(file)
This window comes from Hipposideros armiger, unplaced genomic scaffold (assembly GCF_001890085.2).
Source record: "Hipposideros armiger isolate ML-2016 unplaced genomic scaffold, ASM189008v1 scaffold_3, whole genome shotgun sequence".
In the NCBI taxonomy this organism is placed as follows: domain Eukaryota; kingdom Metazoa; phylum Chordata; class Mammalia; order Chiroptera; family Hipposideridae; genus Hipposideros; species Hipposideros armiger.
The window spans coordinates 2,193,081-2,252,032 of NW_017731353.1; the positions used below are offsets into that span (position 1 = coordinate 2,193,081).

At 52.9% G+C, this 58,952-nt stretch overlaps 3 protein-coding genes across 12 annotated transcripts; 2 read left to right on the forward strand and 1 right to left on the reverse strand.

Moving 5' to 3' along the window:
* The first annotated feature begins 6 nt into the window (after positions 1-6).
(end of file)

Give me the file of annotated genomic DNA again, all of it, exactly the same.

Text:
This window comes from Hipposideros armiger, unplaced genomic scaffold (assembly GCF_001890085.2).
Source record: "Hipposideros armiger isolate ML-2016 unplaced genomic scaffold, ASM189008v1 scaffold_3, whole genome shotgun sequence".
In the NCBI taxonomy this organism is placed as follows: domain Eukaryota; kingdom Metazoa; phylum Chordata; class Mammalia; order Chiroptera; family Hipposideridae; genus Hipposideros; species Hipposideros armiger.
The window spans coordinates 2,193,081-2,252,032 of NW_017731353.1; the positions used below are offsets into that span (position 1 = coordinate 2,193,081).

At 52.9% G+C, this 58,952-nt stretch overlaps 3 protein-coding genes across 12 annotated transcripts; 2 read left to right on the forward strand and 1 right to left on the reverse strand.

Moving 5' to 3' along the window:
* The first annotated feature begins 6 nt into the window (after positions 1-6).